Whidbey’s neo-Nazi shootout

An armed-and-dangerous neo-Nazi leader was holed up in a cabin. FBI agents, shivering in the cold rain, surrounded the home in an ever-tightening noose, expertly pumping bullets and tear gas inside.

An armed-and-dangerous neo-Nazi leader was holed up in a cabin. FBI agents, shivering in the cold rain, surrounded the home in an ever-tightening noose, expertly pumping bullets and tear gas inside.

This was the scene on Smugglers Cove Road in Greenbank, 24 years ago this week. It didn’t end well for the suspect, 31-year-old Robert Mathews, who died inside the cabin after agents accidentally started it on fire.

The shoot-out was portrayed in both a book and a movie told at the viewpoint of the man who “betrayed” Mathews, but now a first-hand account of the mini-siege is available.

An FBI agent involved in the incident devotes a chapter to it in a new book, “Bullets, Bombs and Fast Talk,” which is out just in time for the notorious anniversary. James Botting was a hostage negotiator and SWAT team member.

Members of local law enforcement were also involved — though none have written a booked about it — but Cmdr. Chris Ellis with the Island County Sheriff’s Office may be the only still-working deputy who remembers what it was like. He actually was an officer in the Langley Police Department in 1984 and helped deputies by taking their shifts while they were at the standoff.

To him, a skinhead protest four years later was more memorable. A large group of neo-Nazis and two national white supremacist leaders — Richard Butler and Thomas Metzger — held a rally at South Whidbey State Park in support of Mathews, their martyred hero. But their numbers were dwarfed by a counter protest against the skinheads.

“We geared up because we though there was going to be trouble,” Ellis said, explaining that deputies from neighboring counties converged on Central Whidbey. “But nothing much happened. The people protesting the skinheads were actually more vocal.”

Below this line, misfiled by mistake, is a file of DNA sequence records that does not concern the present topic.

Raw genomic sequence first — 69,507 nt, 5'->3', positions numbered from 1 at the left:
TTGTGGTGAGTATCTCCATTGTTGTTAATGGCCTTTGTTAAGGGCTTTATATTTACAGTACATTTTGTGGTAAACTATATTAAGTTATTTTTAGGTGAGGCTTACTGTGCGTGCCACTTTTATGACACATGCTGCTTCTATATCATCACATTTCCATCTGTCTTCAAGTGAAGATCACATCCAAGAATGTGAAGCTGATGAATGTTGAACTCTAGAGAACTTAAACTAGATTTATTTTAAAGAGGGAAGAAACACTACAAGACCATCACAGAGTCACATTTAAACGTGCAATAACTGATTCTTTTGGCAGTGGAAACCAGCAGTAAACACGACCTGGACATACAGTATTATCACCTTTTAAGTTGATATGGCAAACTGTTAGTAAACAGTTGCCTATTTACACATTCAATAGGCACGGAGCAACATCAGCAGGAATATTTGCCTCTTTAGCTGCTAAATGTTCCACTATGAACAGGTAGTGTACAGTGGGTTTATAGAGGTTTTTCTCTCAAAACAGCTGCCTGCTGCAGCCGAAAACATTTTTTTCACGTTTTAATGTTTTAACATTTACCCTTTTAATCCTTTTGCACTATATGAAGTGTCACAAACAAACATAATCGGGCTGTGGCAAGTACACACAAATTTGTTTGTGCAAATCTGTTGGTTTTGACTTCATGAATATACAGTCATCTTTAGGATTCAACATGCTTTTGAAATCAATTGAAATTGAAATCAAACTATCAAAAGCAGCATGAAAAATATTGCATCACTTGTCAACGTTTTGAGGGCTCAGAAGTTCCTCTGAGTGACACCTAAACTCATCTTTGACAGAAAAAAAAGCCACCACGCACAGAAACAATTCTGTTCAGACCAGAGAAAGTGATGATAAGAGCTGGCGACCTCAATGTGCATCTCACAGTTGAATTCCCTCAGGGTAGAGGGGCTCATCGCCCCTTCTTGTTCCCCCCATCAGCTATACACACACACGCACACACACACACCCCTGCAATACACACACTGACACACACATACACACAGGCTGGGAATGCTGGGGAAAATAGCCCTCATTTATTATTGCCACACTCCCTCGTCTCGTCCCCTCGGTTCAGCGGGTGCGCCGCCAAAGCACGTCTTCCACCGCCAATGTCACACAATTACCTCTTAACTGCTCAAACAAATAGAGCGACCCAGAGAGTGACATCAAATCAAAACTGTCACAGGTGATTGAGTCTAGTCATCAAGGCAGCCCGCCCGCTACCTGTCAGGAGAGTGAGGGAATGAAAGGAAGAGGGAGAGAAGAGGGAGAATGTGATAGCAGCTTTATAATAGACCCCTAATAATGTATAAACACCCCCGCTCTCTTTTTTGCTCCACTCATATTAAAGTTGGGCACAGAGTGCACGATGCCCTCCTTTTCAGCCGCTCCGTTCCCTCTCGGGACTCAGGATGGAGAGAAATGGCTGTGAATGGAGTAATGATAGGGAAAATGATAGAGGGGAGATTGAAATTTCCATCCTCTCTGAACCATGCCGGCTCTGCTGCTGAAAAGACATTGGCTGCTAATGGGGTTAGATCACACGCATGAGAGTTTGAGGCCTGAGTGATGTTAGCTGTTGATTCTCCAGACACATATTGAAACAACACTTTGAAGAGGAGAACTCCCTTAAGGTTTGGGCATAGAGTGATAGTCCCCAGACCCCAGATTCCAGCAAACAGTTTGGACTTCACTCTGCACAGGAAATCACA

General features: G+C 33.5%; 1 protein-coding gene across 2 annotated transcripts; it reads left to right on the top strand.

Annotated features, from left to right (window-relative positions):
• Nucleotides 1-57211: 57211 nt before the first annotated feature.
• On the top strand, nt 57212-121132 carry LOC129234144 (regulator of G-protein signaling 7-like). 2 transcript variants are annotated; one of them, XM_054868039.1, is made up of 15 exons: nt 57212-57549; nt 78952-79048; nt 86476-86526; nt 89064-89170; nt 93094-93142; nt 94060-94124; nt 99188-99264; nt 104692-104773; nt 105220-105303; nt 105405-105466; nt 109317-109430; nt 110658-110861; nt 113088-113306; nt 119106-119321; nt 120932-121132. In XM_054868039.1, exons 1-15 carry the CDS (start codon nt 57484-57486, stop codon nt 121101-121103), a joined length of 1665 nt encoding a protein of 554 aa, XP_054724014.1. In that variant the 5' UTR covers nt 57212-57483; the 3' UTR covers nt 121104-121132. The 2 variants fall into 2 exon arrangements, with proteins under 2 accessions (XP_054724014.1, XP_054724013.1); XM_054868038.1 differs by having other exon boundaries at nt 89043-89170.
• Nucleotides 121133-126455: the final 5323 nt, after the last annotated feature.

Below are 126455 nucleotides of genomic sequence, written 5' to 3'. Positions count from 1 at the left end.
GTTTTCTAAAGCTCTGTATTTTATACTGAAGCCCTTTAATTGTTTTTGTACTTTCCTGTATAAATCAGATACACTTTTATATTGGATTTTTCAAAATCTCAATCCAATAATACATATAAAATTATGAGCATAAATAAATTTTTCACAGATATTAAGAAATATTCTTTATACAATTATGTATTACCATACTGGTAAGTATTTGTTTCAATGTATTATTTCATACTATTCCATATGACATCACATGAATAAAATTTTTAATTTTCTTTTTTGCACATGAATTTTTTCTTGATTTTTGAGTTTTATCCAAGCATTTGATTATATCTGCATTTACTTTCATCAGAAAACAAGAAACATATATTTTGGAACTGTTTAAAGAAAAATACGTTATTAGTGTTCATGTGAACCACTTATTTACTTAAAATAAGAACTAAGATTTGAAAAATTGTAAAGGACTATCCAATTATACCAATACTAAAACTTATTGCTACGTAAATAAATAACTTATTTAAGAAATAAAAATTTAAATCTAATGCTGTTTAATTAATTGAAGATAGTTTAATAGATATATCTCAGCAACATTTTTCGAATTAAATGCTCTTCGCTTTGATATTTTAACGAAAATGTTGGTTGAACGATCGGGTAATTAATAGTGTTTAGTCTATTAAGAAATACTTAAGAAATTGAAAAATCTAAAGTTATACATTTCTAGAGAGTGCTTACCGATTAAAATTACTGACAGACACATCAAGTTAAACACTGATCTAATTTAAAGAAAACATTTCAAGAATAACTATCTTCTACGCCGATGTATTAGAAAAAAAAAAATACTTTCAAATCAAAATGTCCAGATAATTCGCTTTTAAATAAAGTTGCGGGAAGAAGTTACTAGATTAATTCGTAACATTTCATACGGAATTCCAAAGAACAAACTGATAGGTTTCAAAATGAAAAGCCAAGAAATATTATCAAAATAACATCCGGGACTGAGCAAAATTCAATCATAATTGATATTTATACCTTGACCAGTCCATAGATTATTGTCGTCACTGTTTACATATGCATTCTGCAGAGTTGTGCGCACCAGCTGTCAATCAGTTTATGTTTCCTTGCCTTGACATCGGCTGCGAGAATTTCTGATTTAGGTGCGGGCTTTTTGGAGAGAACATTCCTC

In the ensuing 20 years, skinheads and sympathizers continued marking the anniversary with brief gatherings, wreaths and even a burning swastika on the road. But Ellis said that the effort trailed off into nothing over the last decade or so.

Botting’s new book, published by Potomac Books, offers some interesting details on a part of Whidbey Island history. Mathews and a handful of his followers were hiding on Central Whidbey after escaping from the FBI. Mathews and members of his white supremacist group, The Order, had robbed banks and counterfeited money.

On Central Whidbey, Mathews told residents that he was a divorced writer. Agents arrested his followers, but Mathews refused to go down easy.

Botting writes that he admired Mathews’ “balls” in being able to keep dozens of armed officers at bay for so many hours. Gunfire was exchanged many times and Mathews came close to hitting agents, as well as a helicopter.

“Mathews seemed determined to shoot it out and take as many agents with him as possible,” Botting wrote. “He had constantly told them so. He seemed determined to became a martyr for The Order and white racism.”

In the pre-Waco days, FBI members were apparently more freewheeling about shooting at suspects. Botting describes Myron Hitch, the leader of the FBI SWAT team in one passage.

“Frustrated by his measured methodically firing, Hitch pushed Ayers out of the way and jumped into the open, a 9mm semi-automatic in one hand and a .357 revolver in the other. Reminiscent of the gunslingers in the old West, Hitch fired both guns alternately until they were both empty, screaming, ‘Take that…’” Botting wrote.

While deputies with the Island County Sheriff’s Office were involved, Botting only briefly described their participation in an incident he describes as “foolish.” The Sheriff’s Office decided to send a dog after Mathews. The handler and the dog crept up to the cabin.

“He pushed the dog into a window on the first floor, only to have the dog jump back out a few seconds later,” he wrote. “He repeated this a couple more times and finally gave up. That German Shepherd had no interest in meeting Bob Mathews.”

The agents fired round after round of tear gas into the cabin and Mathews responded with an estimated 1,000 rounds of gunfire. Botting writes that the wind coming off the water quickly dispersed the gas. Botting eventually gave up on the gas and started shooting rifled slugs “for penetration.”

The former agents writes that the cabin quickly became an inferno after agents started a blaze by firing several M-79 illumination rounds inside. Mathews never got out.

Botting claims that an autopsy on Mathews burned body found that he died from several gunshot rounds, but numerous newspaper accounts at the time tell a different story. The King County medical examiner told a Whidbey News-Times reporter that there were no bullet wounds on Mathews’ body and that the cause of death was smoke inhalation.